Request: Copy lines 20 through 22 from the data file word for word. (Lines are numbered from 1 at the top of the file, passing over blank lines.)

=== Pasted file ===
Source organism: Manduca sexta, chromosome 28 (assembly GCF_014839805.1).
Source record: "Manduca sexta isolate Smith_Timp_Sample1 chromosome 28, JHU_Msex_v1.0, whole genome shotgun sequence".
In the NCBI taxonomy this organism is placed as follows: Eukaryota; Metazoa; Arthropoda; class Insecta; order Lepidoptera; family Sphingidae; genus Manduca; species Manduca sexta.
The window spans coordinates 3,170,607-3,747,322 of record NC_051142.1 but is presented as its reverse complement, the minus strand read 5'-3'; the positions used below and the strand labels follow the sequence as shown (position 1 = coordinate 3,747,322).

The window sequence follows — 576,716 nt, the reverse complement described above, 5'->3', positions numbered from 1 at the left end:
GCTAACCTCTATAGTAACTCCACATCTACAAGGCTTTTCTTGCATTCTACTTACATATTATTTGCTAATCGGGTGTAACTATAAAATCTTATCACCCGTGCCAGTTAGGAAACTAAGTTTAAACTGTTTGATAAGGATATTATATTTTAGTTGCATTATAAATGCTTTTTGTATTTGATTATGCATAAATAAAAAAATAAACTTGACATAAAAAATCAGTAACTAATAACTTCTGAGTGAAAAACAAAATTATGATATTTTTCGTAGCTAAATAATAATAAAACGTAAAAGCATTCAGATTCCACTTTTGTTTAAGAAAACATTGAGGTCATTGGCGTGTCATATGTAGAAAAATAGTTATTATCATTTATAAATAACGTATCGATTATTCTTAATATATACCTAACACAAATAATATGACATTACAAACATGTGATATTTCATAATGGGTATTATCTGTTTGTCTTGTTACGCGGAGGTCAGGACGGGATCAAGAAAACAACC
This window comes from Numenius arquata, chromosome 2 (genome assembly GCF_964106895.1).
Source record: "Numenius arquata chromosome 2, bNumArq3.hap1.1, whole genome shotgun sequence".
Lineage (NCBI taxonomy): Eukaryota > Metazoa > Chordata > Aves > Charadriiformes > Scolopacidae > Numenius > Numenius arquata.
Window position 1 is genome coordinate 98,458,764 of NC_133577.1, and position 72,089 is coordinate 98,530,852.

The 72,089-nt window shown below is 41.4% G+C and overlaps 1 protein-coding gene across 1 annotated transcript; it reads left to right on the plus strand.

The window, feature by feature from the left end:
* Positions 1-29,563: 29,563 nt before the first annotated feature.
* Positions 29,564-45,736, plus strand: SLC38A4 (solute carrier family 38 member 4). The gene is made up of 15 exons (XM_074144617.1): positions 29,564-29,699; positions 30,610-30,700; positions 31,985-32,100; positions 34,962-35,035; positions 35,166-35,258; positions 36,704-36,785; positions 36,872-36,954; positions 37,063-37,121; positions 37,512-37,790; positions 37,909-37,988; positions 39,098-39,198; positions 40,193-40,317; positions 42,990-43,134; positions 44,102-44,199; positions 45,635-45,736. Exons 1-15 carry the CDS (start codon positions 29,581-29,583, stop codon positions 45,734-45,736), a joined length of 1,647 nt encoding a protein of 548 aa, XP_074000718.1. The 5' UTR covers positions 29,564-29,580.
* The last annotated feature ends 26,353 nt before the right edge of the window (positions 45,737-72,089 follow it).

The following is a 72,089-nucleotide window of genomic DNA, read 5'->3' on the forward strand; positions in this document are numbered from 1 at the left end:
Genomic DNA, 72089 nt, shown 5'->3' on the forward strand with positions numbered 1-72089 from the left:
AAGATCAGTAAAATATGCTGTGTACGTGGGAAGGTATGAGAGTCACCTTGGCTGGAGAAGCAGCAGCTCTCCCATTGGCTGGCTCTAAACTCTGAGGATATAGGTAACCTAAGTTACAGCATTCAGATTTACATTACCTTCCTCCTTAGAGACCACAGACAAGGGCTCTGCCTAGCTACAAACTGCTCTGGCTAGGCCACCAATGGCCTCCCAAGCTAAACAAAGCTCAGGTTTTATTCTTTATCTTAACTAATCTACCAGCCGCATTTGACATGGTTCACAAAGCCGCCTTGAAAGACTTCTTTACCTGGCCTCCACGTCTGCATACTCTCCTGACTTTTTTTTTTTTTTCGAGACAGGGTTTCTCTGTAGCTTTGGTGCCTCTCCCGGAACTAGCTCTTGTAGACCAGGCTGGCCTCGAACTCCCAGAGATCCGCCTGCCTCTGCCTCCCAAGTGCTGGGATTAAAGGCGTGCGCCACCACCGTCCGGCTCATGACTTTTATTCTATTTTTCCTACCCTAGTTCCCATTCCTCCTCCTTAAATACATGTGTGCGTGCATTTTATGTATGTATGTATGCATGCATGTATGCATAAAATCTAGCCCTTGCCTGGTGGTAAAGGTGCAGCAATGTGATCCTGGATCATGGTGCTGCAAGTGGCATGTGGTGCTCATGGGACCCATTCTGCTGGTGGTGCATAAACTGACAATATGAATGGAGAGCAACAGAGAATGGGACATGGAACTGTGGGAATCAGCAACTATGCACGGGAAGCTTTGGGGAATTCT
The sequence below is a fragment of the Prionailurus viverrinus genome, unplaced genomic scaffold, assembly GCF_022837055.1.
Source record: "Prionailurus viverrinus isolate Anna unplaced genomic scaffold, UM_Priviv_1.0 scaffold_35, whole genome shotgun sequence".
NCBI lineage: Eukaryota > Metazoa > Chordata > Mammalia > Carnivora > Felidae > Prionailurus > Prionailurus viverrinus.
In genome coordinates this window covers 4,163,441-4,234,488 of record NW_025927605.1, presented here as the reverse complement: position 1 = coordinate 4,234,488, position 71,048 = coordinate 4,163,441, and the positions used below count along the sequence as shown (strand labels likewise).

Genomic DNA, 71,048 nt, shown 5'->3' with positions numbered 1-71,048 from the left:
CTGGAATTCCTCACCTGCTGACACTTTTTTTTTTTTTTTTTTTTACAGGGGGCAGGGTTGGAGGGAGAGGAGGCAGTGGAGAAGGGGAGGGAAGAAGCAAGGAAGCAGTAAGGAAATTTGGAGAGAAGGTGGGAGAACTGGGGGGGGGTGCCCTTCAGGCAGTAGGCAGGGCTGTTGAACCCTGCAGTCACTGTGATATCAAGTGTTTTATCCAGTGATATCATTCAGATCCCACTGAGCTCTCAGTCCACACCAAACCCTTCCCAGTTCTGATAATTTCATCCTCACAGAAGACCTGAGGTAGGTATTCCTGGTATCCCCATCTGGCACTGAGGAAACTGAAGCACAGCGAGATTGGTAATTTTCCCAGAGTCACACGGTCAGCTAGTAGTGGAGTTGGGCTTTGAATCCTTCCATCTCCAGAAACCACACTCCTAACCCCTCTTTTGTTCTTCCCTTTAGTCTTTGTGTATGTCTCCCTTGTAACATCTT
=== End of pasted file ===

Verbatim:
Source record: "Prionailurus viverrinus isolate Anna unplaced genomic scaffold, UM_Priviv_1.0 scaffold_35, whole genome shotgun sequence".
NCBI lineage: Eukaryota > Metazoa > Chordata > Mammalia > Carnivora > Felidae > Prionailurus > Prionailurus viverrinus.
In genome coordinates this window covers 4,163,441-4,234,488 of record NW_025927605.1, presented here as the reverse complement: position 1 = coordinate 4,234,488, position 71,048 = coordinate 4,163,441, and the positions used below count along the sequence as shown (strand labels likewise).